Justin Trudeau facing pressure about Quebec independence after Brexit

He told reporters it is ‘troublesome’ to make parallels between different countries

 

Rachael Revesz
New York
Tuesday 28 June 2016 20:51
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Mr Trudeau ducked a question on separation from Quebec
Mr Trudeau ducked a question on separation from Quebec

Canadian prime minister Justin Trudeau has faced increasing pressure to clarify under what circumstances Quebec could separate from Canada following the UK’s decision to secede from the European Union.

“As we know, it's very difficult to transfer referendum lessons from one jurisdiction to another,” Mr Trudeau said in French during a press conference with Mexican President Enrique Peña Nieto.

"We respect the totality of rules of the game that Great Britain put forward for this referendum, and to make links or parallels with a situation in Canada, I don't think it is particularly useful.”

The UK voted to leave the EU with a vote of 51.9 per cent, which UK prime minister David Cameron said was a “very clear decision”.

“Obviously, making parallels between referendums in different jurisdictions is always troublesome,” Mr Trudeau said.

Mr Trudeau has strongly defended the Clarity Act, which was implemented after people from Quebec almost voted to become independent in 1995, with a “No” vote of only 50.58 per cent.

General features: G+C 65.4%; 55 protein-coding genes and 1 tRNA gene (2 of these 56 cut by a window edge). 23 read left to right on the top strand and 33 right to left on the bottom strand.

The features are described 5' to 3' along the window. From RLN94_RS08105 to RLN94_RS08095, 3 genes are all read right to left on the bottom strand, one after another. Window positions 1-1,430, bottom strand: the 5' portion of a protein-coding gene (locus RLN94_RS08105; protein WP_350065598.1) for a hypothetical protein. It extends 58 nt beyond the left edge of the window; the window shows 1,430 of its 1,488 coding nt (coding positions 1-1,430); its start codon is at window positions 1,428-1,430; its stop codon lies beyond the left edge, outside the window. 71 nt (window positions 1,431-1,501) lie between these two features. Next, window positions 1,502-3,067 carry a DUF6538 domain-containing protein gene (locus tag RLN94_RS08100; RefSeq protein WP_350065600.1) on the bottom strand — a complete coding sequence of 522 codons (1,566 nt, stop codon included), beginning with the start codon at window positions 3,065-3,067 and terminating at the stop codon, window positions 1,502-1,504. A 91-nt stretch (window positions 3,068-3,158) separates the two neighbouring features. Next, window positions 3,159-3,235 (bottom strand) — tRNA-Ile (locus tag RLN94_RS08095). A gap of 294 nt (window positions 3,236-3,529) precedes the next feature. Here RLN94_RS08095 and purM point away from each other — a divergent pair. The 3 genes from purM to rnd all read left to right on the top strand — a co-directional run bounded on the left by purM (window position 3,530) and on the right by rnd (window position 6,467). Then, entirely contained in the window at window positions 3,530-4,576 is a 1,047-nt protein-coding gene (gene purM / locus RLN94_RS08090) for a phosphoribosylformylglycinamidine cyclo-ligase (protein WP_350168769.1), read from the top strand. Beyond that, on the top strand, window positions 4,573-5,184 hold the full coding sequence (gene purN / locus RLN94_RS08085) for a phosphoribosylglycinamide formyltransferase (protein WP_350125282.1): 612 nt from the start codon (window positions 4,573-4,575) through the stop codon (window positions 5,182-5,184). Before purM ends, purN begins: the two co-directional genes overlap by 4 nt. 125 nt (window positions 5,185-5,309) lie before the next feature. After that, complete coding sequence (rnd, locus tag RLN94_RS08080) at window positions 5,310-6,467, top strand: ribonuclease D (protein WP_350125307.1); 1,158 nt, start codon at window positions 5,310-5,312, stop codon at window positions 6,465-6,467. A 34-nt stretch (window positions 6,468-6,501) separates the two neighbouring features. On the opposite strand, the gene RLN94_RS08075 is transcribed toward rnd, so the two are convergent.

The Act gives parliament the right to decide whether a referendum question is clear and whether the resulting vote on a referendum expresses a clear majority of the population.

Mr Trudeau and the Mexican president start the day with a jog over the Alexandra bridge

Yet the prime minister has not said what a clear majority would be.

He was asked this question during the first election debate by New Democratic Party leader Thomas Mulcair, who believes that 50 per cent plus one vote should suffice to separate.

“Nine Supreme Court justices said one vote is not enough to break up this country, and yet that is Mr Mulcair's position,” Mr Trudeau responded. ”He wants to be prime minister of this country, and he's choosing to side with the separatist movement in Quebec and not with the Supreme Court of Canada.“

Despite close to 4 million people signing a petition for a second UK referendum, Mr Cameron has ruled this out and said politicians must respect the first result.

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